[Jeffrey V Lazarus is head of the Health Systems team at ISGlobal and vice-chair of the board of the EASL International Liver Foundation].
June 12 - International NASH Day
It is near impossible to capture in words the impact the COVID-19 pandemic has had across the world. Doubtless, governments and healthcare organizations will debate the human and economic toll of the pandemic for years to come. When COVID-19 first emerged, there was a concerted effort on the part of governments and healthcare systems to redistribute and redirect resources to the front line.
The impact on people in long-term care, those with chronic conditions that require management and intervention in the absence of curative treatments, was felt immediately. With each wave of the pandemic, the disruptions to care services occurred as most governments failed to set in place systems that would continue to protect people with long-term conditions.
With each wave of the pandemic, the disruptions to care services occurred as most governments failed to set in place systems that would continue to protect people with long-term conditions
Non-alcoholic fatty liver disease (NAFLD) and non-alcoholic steatohepatitis (NASH) have historically been overlooked conditions, despite being the most common chronic liver diseases in high-income countries. With few symptoms in the early stages, left unchecked the impact severely worsens, potentially leading to cirrhosis, liver cancer, and an increased risk of cardiovascular disease and type 2 diabetes mellitus.
Many will agree that management of long-term conditions is an area that has failed people during the COVID-19 pandemic. Now, as the world tries to build back and we reflect on the failures and successes of the pandemic response, there is an urgent need to reinvent management systems for long-term conditions so that they can weather national and global emergencies like the current pandemic.
Non-alcoholic fatty liver disease (NAFLD) and non-alcoholic steatohepatitis (NASH) have historically been overlooked conditions, despite being the most common chronic liver diseases in high-income countries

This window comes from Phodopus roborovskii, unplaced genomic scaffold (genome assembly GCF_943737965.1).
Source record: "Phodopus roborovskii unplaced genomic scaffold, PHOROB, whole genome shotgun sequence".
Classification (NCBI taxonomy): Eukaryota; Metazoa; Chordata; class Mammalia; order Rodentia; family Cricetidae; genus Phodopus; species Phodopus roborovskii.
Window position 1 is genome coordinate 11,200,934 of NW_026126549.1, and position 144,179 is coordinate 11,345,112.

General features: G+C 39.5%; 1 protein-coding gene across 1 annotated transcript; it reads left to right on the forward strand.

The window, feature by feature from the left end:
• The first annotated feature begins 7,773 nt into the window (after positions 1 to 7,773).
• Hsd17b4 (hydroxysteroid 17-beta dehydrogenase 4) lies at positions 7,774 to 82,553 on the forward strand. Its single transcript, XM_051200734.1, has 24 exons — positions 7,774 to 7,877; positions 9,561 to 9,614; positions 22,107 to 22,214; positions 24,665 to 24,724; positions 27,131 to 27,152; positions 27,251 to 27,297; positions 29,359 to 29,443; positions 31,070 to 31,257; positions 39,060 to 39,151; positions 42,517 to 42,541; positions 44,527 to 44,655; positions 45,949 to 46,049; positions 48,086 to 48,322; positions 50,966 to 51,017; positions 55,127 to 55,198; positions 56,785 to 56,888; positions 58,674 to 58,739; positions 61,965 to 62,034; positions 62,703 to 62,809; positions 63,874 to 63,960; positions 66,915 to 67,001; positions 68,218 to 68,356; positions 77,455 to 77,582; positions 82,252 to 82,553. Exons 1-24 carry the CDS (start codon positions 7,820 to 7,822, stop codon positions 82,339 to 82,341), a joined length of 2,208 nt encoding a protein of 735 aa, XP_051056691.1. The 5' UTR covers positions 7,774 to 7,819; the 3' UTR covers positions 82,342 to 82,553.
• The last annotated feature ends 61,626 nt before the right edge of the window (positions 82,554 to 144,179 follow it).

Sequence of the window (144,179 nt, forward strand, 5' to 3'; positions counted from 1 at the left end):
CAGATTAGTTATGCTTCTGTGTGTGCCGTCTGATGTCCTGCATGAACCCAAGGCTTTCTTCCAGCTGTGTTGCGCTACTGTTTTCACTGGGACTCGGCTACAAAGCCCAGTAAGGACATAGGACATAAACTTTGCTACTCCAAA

Missed opportunities in NAFLD/NASH
For people with NAFLD or NASH, the lack of access to routine care was compounded by a host of other issues. Few healthcare settings have established comprehensive models of care for the management of NAFLD. Dietary and fitness lifestyle changes remain the core element of NAFLD management, yet the pandemic has made these more difficult. It has increased stress, led to negative changes in diet, and lessened physical activity for almost everyone, not just people living with long-term conditions.
People with NAFLD or NASH are among those struggling to manage their condition. A survey conducted during the pandemic found that physicians who managed patients with NASH generally failed to see it as a priority condition. The lack of priority placed on NASH as a serious condition was widespread, with only 15% of patients successfully implementing the lifestyle changes recommended by their doctor.
The needs of people living with chronic liver diseases were already overlooked before and during the pandemic – few, if any, effective solutions were implemented, leaving patients increasingly without care. As restrictions are now gradually being lifted in Europe and healthcare services are resuming a near-normal course, it is likely we will see the pandemic take its toll once again and a surge in people presenting with NAFLD or NASH symptoms will require our attention. It is now that we need to prioritize NAFLD and NASH and ensure diagnosis and management of chronic liver diseases are taken to the next level.
The needs of people living with chronic liver diseases were already overlooked before and during the pandemic– few, if any, effective solutions were implemented, leaving patients increasingly without care
The pandemic has emphasized the need to build awareness about NAFLD outside of the liver health community, from healthcare providers to non-communicable disease (NCD) groups and policy makers. Over the past 12 months there have been encouraging signs. The Economist Intelligence Unit and EASL International Liver Foundation (EILF) along with experts from Asia, Latin America and the Middle East recently set out how to advance the NAFLD agenda in these regions. In December 2020, the first global public health dialogue on NAFLD was also convened by Wilton Park and EILF. As we look forward, we need to build on this momentum.
Building back better
There is a wealth of changes that could be made to help improve and manage NAFLD and NASH. As part of the outcomes of a European NASH patient survey which will be presented at EASL’s International Liver Congress later this month, we discuss multiple gaps where simple solutions can be implemented to improve long-term care. Many of these solutions, including in the realm of digital health, transcend liver health and would enable us to build a better future for all NCDs.
There is a wealth of changes that could be made to help improve and manage NAFLD and NASH
It is time to really listen to people with conditions such as NAFLD and NASH and transform insights into actions. Together, we can improve the quality of life of people living with chronic liver diseases.